Entrepreneur James Watts is part of a growing number of ‘Brexit expats’, Brexit EU migrants who have chosen to leave the UK to relocate elsewhere on Europe because of the implications of Brexit. James runs two businesses, www.beatnikbreaks.com and www.privatedining.com, which he will launch this Spring in Barcelona.
Currently house-hunting in Barcelona with Lucas Fox, he spoke to us about the impact of Brexit and what aspects of the city he most admires.
You are moving to Barcelona from the UK because of Brexit implications. What aspects of Brexit in particular were catalysts in your decision to move?
Two aspects, one business and one personal.
Business – the UK has, traditionally, always been a great place to start a business. English-speaking, low regulation, a magnet for international talent and a springboard into the EU. Whilst the UK will clearly always be very business-friendly, the changes that are coming with Brexit caused me to reassess my plans. I.e. loss of access to the single market, restrictions on accessing the world’s best talent and a potential hard Brexit. None of which I find very appealing.
Personal – an extreme version of the political right appears to be in control, and there’s been a definite change in the atmosphere within the UK after the vote. Hate crimes have increased, social media is full of anger and xenophobia, and the politicians leading Brexit seem happy to crash out with a ‘no deal is better than a bad deal’ mindset.
For me to start a business I need stability, the single market and world-class talent. The implications of Brexit mean that the UK is no longer a competitive option for any of these three fundamentals. The idea to move had always been there. Brexit just made it a reality.
Why did you decide on Barcelona?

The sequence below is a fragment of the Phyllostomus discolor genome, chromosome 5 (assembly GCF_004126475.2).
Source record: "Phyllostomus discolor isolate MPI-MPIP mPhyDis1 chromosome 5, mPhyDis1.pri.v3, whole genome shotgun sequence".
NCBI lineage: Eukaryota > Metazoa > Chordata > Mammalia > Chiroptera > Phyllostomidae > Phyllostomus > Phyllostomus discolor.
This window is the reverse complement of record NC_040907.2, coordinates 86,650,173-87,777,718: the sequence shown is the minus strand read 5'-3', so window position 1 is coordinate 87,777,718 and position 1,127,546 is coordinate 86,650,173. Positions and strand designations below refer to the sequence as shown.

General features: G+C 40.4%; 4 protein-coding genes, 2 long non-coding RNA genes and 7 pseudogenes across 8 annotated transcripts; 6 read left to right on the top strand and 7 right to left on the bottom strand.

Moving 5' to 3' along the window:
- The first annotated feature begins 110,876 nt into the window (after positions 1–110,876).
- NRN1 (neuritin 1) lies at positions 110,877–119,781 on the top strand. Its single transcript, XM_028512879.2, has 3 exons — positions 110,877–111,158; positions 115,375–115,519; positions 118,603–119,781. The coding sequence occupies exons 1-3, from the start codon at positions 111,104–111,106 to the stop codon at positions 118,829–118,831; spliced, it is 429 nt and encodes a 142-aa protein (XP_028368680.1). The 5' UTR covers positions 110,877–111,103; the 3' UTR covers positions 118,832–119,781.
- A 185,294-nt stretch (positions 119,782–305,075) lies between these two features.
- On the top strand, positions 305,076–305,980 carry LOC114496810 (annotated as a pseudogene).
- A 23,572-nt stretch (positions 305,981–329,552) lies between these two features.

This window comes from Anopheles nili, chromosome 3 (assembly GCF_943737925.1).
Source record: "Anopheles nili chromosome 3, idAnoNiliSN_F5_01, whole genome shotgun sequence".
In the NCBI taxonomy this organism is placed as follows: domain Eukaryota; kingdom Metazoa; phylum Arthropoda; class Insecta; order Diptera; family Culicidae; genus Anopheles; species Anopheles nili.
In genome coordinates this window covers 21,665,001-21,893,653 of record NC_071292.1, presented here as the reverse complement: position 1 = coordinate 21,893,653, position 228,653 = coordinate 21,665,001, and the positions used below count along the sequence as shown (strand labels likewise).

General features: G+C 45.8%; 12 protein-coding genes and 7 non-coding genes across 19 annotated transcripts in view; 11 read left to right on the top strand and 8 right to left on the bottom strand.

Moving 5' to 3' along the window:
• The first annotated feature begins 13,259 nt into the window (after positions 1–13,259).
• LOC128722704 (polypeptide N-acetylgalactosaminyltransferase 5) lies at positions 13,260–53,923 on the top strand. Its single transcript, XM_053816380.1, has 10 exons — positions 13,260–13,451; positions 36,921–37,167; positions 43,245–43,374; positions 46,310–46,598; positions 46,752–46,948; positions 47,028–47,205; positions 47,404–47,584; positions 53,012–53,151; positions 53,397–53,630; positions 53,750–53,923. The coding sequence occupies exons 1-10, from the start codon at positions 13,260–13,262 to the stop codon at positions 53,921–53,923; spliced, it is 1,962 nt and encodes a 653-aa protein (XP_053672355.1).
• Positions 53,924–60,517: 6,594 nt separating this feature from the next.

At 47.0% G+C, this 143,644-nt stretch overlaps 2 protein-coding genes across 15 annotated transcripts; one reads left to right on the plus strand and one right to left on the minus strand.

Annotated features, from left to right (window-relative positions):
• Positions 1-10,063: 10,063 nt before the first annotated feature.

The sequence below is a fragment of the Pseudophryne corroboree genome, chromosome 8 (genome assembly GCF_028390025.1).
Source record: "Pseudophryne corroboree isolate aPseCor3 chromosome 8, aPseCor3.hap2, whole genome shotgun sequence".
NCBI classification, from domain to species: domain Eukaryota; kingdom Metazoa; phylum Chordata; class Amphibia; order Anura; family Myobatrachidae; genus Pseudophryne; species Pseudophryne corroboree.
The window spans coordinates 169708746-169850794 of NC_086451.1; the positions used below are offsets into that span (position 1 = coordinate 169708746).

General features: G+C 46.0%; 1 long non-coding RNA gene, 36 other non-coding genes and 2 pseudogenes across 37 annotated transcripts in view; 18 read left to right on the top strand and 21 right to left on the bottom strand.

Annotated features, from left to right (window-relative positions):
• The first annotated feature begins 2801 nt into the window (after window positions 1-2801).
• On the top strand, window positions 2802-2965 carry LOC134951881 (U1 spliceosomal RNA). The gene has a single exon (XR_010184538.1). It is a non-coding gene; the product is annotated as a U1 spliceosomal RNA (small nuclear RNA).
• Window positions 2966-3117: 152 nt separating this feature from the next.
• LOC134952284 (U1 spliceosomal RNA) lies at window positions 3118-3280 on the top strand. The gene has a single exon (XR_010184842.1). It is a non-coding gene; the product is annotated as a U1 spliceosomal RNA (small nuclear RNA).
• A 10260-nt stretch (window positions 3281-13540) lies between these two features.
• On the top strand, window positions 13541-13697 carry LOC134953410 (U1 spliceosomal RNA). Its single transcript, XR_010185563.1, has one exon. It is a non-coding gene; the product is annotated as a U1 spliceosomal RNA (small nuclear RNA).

Quality of life, and not just the 300 days of sun!
It’s a city that has something for everyone, especially for people who really want to live life. Whether it’s the gastronomy, the relaxed lifestyle, the business-savvy Catalan culture or the world-class airport. It makes perfect personal and professional sense. I also found that living in a city that sits between the Mediterranean and the Pyrenees is a real eye opener. It offers a 12-month outdoor lifestyle that you won’t find in the UK (definitely not in London!). Barcelona makes perfect personal and professional sense. Once you’ve moved here you’ll wonder why it took you so long.
What does the city offer that Brighton or London does not?
Brighton offers a great deal and I spent 15 happy years between there and London. But I felt that it was time to move on, to try a difference in culture and quality of life. 300 days of sun and the Barcelona cost of living makes a difference, but it offers much more than that. For a relatively small city, Barcelona really punches well above its weight globally, and in many areas you can only truly appreciate once you live here. You see it in the quality of the:
– Infrastructure: the airport, transport and conference facilities
– Technology: Mobile World, Connected City, [email protected] and 4G on the underground
– People: An incredibly diverse population and cultural scene
You really sense that the work that is being done here is part of a bigger strategy, a grand plan for the city with an objective to make it globally competitive. I read recently that Barcelona is the twelfth most visited city in the world, although I’d love to know how many of those people then decide to return and make it their home.
You are looking to move both your businesses to Barcelona. How do you rate Barcelona entrepreneurship? Have you been welcomed by the business community?